When the mind wanders in hot yoga you make mistakes. You’ll feel wobbly or miss an important cue. Yoga is often touted as a form of meditation or mindfulness and it deserves all the recognition it gets. If nothing else, you’ll find a reprieve from life’s busyness within the confines of studio. Enjoy being disconnected. No phone, no email, no social media, no meetings, no obligations. Just you, your body and your thoughts.
In the rest periods, whilst lying in Savasana (corpse pose), your mind may start to drift but keep your eyes open. Focus on a single spot on the ceiling and make that spot your whole world. Breathe your way into the present. Enjoy the scientifically proven benefits of meditation. You’ll develop increased attention control that will make you a better surfer and a more focused person.
Much has been written about hyperthermic conditioning and the benefits both for athletic performance and everyday wellbeing. Some clear benefits of heat exposure are explained by Dr Rhona Patrick in an interview with Tim Ferriss. These include increased Growth Hormone release, neurogenesis (production of new brain cells), antioxidant effect that protects cells, muscle repair and growth.
You might not consider yoga to be on par with an activity like jogging in terms of developing cardiovascular fitness but prepare to be surprised. Just like jogging or paddling a canoe, you can consider hot yoga a moderate to high intensity workout that will push your heart to somewhere between 60 and 80 percent of your maximum. The beauty of the practice is that the better you get, the harder you work. It never gets easier – you just get stronger.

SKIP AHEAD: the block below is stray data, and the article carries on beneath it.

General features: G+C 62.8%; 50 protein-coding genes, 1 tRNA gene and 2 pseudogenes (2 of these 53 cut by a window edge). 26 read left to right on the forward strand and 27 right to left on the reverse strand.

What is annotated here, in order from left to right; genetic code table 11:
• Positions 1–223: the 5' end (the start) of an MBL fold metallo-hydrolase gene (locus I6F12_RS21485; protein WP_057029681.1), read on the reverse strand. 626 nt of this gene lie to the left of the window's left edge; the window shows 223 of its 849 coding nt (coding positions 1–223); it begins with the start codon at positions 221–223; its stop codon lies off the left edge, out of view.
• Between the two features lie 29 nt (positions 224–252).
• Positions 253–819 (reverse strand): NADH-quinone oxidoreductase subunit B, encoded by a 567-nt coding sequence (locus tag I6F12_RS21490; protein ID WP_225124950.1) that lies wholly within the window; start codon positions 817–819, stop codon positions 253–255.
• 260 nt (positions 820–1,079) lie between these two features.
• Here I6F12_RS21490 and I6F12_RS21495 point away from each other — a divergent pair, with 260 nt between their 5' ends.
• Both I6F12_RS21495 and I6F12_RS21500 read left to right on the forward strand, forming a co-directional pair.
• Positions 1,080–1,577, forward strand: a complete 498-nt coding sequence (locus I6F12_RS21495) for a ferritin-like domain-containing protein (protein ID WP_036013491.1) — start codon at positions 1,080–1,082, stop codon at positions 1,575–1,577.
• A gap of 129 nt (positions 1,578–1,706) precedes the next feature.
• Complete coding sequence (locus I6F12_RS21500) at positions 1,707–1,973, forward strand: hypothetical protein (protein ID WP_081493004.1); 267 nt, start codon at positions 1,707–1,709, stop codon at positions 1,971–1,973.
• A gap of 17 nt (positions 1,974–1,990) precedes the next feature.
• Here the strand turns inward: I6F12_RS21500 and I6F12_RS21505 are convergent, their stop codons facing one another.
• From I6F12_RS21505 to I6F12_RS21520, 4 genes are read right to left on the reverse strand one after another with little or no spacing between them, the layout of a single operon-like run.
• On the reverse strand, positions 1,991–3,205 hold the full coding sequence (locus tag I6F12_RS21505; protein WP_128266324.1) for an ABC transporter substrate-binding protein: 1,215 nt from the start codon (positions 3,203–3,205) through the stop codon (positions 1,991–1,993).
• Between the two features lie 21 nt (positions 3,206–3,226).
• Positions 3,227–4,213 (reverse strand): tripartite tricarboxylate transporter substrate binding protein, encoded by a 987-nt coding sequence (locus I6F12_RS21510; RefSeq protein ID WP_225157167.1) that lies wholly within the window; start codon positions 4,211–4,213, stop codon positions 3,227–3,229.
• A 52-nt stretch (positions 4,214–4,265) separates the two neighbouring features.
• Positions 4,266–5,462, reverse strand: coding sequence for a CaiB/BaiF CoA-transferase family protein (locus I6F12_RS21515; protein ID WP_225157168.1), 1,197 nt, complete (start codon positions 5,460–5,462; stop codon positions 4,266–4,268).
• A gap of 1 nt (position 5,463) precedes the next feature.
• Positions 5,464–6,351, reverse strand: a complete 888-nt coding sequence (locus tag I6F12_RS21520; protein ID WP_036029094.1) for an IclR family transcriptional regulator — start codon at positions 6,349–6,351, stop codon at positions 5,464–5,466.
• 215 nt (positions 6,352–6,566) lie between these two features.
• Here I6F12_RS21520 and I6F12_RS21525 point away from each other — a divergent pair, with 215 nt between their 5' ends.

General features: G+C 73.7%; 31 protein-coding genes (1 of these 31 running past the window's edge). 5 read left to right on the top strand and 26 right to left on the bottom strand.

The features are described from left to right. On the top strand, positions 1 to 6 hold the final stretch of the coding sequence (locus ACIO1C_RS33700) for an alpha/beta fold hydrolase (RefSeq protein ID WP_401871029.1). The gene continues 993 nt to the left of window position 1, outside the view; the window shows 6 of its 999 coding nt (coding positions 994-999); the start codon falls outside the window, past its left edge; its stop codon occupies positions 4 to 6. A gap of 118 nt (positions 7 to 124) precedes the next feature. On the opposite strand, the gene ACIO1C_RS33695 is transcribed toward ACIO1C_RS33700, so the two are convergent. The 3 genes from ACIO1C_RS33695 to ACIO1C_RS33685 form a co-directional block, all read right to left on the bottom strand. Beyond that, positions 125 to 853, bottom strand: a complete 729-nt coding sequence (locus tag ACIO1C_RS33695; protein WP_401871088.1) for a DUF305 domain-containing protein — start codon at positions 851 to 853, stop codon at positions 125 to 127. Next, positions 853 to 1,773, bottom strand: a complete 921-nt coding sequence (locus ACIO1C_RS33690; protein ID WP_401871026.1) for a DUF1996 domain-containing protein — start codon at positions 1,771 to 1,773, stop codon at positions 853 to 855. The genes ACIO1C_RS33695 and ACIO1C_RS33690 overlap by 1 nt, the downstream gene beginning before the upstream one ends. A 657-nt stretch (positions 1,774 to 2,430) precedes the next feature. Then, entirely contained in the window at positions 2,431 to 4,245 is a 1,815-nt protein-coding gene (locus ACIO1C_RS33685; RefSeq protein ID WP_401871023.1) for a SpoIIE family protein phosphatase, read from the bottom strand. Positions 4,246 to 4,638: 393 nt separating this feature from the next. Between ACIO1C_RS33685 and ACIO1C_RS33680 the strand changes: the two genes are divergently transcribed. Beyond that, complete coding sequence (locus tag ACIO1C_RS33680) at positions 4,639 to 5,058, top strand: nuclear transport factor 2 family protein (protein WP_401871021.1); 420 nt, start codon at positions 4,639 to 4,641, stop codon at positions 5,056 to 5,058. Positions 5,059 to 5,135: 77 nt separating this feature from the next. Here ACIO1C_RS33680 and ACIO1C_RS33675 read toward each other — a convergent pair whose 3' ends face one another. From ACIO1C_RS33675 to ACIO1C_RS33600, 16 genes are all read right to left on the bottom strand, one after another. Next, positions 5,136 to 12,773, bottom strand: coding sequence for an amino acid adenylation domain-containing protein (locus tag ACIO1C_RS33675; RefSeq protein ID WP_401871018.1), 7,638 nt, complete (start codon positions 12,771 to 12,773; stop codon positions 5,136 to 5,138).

If you’re unable to surf for a while, hot yoga is a great way to maintain a level of cardio fitness in addition to strength and flexibility.
Cross training improves performance
Many would say that surfing is the best exercise to improve your surf performance and this is true. However, cross training helps you build up strength and flexibility in muscle groups that are neglected when performing the repetitive surfing motions – think long paddle outs. You’ll also improve your general conditioning, get the benefits of hyperthermic exposure and improve your focus.
Whether it is a way to proactively improve your surfing performance or to stay fit during those flat periods, hot yoga can and will make you a better surfer. If the hot room turns you off by all means try a normal yoga class. There are styles to suit every taste. The benefit of hot yoga is you get to track your progress because the sequence remains the same no matter where in the world you go.
How do I start Yoga?
The easiest way to get started is to go to a group class. The instructor will guide you and provide feedback as needed. However, this can be intimidating so the stepping stone might be simply watching a Youtube video or two at home.
The reason it is recommended to begin with a class is because your alignment and form might be wrong, meaning that you’ll adopt bad habits and perhaps miss out on yoga benefits, such as correcting poor posture. You’re also locked in to the session and probably won’t run out before the end of the class. There are online classes for those who wish to have expert instruction without joining a group.